More, Grafton added that the Booking.com investment in Serko opened the door for the Kiwi company to partner with the US giant (the Nasdaq-listed Booking.com has a market cap of just over US$100m. Serko would look to leverage Booking.com’s expertise in areas like hotel booking, and sell its service, on a white-label basis, to the Nasdaq giant’s partners – which would represent a huge step to expanding Serko’s northern hemisphere business (its traditional strength has been in the Australian fly-in, fly-out market or “fifo” market).
For the best part of a year, it seemed like a whiteboard goal, but in March, close to bang-on the first anniversary of his company’s coronavirus nadir, Grafton could officially announce that his company’s Xeno cloud platform will also be sold as Booking.com for business.
Australian domestic travel rebounded soon after. And of course we’ve just seen the transtasman bubble finally open.
The big question: even once the pandemic completely disappears, how many companies will be happy with the Zoom meeting lifestyle they’ve adopted during the pandemic.
A recent study of 1000 business people, commissioned by 2degrees, found that 48 per cent of decision-makers thought their business had suffered from lack of face-to-face interaction over the past 12 months. But even in that boosterish environment (the telco was looking to promote a new transtasman roaming offer), that’s still a minority.
Nevertheless, while videoconferencing can be good for maintaining or extending new business, it’s harder yakka for creating new contacts, and winning new contracts. The Herald has spoken to many business people recently who have been itching to get back on international flights.
Investors agree. Serko shares have roared back since March to recently hit an all-time high of $6.80.
Grafton says material benefits from the Booking.com deal won’t kick in until FY2022, however. The mild-mannered CEO, so underestimated by shareholders around this time last year, says he’ll update further when Serko’s full-year results are delivered on May 19.
The NZX-listed, Seattle-based maker of digital giving and church management software more than doubled its market cap to $2.3b during 2020.
If the faith sector, like so many others, the pandemic accelerated digitisation. With no plate to pass during a real-life service, congregations who had reconvened on Zoom adopted Pushpay.
But in an April 9 note, Forsyth Barr’s Jamie Foulkes – a former Pushpay bull – seemed to have lost his faith. The analyst, who downgraded the company to underperform, said it had blown its chance to capitalise on its market dominance during the pandemic.
“Instead, our recent research suggests that over the past twelve months Pushpay has lost significant ground to its competition, with Tithe.ly growing its churches by 12,000 [in the first half of FY2021] while Pushpay grew by 309.”
Foulkes said the premium-price Pushpay was losing out to lower-cost opposition (Tithely is one third of the price), reducing its market share in large congregations from 58 per cent to 52 per cent over the year to March.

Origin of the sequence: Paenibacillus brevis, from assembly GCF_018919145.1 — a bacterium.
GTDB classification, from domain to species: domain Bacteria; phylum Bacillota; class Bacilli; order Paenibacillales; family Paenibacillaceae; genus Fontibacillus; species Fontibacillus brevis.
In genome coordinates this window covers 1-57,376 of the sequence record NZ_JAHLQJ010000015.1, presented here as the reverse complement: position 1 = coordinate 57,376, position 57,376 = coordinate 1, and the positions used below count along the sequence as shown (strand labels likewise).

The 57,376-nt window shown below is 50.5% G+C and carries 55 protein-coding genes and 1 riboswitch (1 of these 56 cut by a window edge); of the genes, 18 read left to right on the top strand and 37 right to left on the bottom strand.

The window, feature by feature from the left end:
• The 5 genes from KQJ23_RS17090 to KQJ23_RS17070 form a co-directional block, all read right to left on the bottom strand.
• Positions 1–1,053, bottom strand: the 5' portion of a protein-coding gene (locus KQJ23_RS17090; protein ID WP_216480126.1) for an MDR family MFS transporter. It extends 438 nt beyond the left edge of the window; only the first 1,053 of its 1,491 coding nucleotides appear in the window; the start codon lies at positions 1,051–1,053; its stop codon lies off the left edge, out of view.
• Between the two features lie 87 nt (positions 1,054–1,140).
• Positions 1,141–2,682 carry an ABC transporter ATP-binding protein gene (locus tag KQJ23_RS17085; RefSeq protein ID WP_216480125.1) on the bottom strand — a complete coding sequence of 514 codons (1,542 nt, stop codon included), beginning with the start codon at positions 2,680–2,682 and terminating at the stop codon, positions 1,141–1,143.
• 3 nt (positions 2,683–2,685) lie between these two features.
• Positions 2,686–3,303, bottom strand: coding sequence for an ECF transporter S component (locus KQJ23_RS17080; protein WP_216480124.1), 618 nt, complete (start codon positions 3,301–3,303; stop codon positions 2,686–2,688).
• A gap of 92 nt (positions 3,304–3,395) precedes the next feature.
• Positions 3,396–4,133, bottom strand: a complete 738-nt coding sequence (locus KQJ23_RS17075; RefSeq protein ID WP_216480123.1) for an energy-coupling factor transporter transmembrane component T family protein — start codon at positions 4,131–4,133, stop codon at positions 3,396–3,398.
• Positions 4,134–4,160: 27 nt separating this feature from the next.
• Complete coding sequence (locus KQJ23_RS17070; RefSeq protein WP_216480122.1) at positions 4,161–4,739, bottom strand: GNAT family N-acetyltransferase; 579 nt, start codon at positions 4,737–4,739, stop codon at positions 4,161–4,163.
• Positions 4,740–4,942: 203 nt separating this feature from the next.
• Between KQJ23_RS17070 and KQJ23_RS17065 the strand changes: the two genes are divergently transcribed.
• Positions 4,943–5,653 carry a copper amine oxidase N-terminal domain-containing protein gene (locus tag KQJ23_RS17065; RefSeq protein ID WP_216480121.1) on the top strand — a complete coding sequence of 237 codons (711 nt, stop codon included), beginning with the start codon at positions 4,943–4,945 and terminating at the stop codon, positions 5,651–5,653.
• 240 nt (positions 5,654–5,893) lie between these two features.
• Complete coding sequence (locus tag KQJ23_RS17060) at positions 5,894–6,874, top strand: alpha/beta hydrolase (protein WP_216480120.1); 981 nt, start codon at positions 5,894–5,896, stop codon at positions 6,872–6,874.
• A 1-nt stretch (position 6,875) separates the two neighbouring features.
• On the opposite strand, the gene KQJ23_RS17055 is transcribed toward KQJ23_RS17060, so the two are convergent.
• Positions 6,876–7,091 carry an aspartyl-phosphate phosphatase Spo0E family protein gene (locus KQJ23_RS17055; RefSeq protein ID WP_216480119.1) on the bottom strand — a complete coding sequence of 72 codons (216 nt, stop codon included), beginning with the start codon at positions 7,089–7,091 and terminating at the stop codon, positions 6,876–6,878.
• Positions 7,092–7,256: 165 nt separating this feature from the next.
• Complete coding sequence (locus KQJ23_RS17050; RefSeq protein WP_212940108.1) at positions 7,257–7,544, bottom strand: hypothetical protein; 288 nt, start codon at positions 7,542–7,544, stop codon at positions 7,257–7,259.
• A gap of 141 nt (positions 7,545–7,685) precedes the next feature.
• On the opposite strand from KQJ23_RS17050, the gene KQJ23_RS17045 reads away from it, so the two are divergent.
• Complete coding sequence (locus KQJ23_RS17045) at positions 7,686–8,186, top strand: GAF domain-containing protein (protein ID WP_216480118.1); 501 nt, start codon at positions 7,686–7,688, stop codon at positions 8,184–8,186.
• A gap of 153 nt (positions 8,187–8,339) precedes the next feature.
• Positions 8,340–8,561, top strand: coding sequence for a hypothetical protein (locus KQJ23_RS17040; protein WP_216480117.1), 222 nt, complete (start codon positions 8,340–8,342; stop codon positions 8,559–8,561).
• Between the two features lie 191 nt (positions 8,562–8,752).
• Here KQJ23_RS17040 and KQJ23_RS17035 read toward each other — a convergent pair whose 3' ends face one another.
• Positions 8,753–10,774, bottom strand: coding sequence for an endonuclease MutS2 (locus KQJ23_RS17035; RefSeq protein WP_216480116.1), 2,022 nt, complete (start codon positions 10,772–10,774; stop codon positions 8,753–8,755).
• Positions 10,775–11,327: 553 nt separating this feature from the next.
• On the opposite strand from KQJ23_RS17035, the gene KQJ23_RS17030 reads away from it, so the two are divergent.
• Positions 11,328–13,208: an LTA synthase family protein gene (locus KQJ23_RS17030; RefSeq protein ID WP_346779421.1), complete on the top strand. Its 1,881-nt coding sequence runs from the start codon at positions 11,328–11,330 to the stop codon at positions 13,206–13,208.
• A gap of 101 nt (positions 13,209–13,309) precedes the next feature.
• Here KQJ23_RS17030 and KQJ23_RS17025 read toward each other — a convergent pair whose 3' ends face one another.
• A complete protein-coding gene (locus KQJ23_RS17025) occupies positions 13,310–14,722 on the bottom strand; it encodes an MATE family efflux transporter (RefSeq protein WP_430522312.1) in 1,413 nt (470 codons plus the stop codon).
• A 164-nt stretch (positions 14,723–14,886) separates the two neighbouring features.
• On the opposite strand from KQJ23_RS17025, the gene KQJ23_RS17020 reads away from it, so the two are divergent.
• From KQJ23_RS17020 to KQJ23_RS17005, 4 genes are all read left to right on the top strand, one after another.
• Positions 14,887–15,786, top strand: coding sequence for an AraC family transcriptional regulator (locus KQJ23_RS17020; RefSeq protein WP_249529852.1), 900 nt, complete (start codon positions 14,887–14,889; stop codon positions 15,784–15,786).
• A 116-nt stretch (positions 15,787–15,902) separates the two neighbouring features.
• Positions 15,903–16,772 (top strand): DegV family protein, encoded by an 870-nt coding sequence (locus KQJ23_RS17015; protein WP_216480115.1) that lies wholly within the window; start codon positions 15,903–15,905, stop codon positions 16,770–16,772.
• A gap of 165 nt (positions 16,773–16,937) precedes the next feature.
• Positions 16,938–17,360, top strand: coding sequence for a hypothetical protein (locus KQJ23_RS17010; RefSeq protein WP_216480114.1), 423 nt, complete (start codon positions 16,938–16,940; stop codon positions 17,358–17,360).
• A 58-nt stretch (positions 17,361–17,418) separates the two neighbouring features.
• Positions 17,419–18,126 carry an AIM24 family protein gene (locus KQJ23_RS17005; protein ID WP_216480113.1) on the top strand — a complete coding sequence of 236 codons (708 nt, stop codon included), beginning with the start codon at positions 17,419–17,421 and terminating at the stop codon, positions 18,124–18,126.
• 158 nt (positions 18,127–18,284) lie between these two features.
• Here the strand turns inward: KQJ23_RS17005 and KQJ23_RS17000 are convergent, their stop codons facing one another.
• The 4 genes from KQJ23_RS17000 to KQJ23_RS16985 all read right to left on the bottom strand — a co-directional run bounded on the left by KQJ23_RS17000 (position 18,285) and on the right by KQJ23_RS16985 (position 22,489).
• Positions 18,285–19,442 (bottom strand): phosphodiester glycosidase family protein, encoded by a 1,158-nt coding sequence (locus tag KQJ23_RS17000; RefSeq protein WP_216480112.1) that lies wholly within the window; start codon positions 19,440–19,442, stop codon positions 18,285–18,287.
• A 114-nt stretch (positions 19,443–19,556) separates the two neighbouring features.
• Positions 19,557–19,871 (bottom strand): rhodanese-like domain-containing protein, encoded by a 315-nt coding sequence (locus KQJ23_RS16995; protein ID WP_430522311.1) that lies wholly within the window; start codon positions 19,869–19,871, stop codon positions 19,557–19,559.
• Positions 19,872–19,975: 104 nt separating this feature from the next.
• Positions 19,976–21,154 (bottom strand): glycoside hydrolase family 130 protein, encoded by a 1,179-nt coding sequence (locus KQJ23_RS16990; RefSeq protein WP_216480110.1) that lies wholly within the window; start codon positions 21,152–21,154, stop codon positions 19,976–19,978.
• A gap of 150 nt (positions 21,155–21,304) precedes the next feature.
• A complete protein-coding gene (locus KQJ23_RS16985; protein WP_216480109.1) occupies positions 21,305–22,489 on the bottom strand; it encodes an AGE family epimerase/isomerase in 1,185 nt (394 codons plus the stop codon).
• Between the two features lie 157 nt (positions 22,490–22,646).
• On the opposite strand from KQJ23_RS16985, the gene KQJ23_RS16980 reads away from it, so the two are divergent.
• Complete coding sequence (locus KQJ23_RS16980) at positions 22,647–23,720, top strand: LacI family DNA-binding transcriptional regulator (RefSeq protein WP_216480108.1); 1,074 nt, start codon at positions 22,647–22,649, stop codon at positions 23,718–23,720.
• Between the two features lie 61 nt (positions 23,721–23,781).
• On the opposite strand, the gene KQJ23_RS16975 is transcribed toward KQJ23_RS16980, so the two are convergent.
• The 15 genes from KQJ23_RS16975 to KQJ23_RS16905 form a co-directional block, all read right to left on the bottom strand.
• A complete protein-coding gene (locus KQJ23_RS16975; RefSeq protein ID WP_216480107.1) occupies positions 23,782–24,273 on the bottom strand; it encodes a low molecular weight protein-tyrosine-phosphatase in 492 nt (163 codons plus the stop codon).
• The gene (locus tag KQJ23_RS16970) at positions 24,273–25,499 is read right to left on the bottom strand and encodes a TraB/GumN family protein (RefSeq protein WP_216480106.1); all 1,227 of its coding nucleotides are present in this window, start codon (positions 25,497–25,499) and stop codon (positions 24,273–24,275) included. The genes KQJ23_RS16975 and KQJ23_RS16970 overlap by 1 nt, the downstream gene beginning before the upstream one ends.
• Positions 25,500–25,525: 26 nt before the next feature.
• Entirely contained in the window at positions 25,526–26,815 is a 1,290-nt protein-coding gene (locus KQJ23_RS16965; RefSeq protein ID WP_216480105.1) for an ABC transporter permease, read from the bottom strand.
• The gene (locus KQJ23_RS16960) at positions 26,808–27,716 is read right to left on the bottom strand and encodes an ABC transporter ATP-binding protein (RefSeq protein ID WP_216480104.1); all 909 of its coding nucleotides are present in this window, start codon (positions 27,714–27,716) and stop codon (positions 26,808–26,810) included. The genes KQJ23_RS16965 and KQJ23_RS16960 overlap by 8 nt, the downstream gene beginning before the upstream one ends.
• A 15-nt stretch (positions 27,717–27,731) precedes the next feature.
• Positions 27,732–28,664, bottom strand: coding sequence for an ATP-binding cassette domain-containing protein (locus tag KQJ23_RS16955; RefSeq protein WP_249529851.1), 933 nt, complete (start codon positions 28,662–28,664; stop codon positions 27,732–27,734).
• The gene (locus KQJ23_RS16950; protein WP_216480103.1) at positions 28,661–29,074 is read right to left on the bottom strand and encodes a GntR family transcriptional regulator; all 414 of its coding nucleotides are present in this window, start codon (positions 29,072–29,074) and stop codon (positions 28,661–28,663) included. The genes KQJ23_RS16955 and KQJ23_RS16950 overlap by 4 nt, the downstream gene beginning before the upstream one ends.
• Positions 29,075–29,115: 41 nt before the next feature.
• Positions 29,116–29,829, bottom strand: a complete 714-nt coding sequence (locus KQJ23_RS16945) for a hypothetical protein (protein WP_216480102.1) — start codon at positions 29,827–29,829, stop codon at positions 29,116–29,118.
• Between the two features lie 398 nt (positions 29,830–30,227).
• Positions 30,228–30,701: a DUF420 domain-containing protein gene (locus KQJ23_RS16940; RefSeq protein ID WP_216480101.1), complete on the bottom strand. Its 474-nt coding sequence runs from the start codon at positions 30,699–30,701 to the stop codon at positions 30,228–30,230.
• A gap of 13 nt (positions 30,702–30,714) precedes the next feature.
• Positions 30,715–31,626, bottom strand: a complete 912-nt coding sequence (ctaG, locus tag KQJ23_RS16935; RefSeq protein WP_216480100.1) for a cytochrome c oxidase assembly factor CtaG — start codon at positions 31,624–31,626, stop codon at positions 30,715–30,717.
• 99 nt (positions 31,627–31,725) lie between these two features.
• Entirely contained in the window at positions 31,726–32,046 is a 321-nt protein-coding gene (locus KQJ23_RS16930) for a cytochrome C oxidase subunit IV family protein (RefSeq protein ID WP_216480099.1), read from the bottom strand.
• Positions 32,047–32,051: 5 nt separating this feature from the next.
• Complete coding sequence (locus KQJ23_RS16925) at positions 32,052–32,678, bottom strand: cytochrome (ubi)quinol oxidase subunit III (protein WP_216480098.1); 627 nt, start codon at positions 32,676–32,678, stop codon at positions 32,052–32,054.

Pushpay, which has made nearly all of its revenue so far from Protestant churches in the US, has recently said it sees Catholic congregations as an area for growth.
However, unlike when it began in the Protestant segment, Pushpay faces an incumbent in that market: the Nasdaq-listed Blackbaud. And Foulkes notes the situation is further complicated by the fact that a lot of Catholic giving is funnelled through Catholic schools.
Pushpay shares have recently pulled back, not helped by the fact that Foulkes’ research came on the heels of the Huljich family selling the remainder of its cornerstone stake, and the company announcing its third CEO in 24 months as the Seattle-based Molly Matthews took the reins in an internal promotion.
Despite the backlash factors, Pushpay’s shares have suffered only a modest pullback (the stock was recently trading at $1.83 for a $2.0b market cap). The company is still forecasting aggressive growth, and emphasising that it has moved well beyond its digital tithing roots with software that can manage communications and every facet of running a congregation.
If you have some play money to spare, then Rocket Lab’s pending Nasdaq listing – target ting a US$4.1b valuation – could be, well, a bit of a blast, particularly with the new generation of retail investing platforms that give Kiwi investors access to US markets.
Rocket Lab has told potential investors its revenue will increase from US$69m this year to US$1.6b by 2027 as it swings from a US$48m loss to a projected US$505b profit – with a big jump after its much larger Neutron rocket first lifts off in 2024.
There is a glut of more than 100 satellite launch start-ups – far too many for but a faction to survive, even with demand for satellites booming. But Rocket Lab is the only private operator beyond Space X (private equity value: US$74b) to have achieved a regular launch schedule.
And while Elon Musk is a formidable competitor, Rocket Lab’s largest customer – the US government – has a history of leveraging its aerospace bets. It suits Uncle Sam to be able to play-off two rivals.
A Rocket Lab investor presentation says the Neutron will be “Tailored for commercial and DoD [US Department of Defence] constellation launches.” That kind of promotion of Rocket Lab’s longtime, close US military ties will make Green Party toes curl, but could also well guarantee a steady pipeline of work.
That said, for all his phenomenal achievements, founder Peter Beck has a history of missing ambitious deadlines (if all had gone to his plan outlined in 2019, Rocket Lab would now be on a launch-per-fortnight cycle). Once publically listed, they won’t be so easily waved away. And we’re very deep into Musk territory when a founder has pet side-projects such as Beck’s dream of exploring the upper atmosphere of Venus.
A high-risk investment, but also one that promises to be a rollicking ride.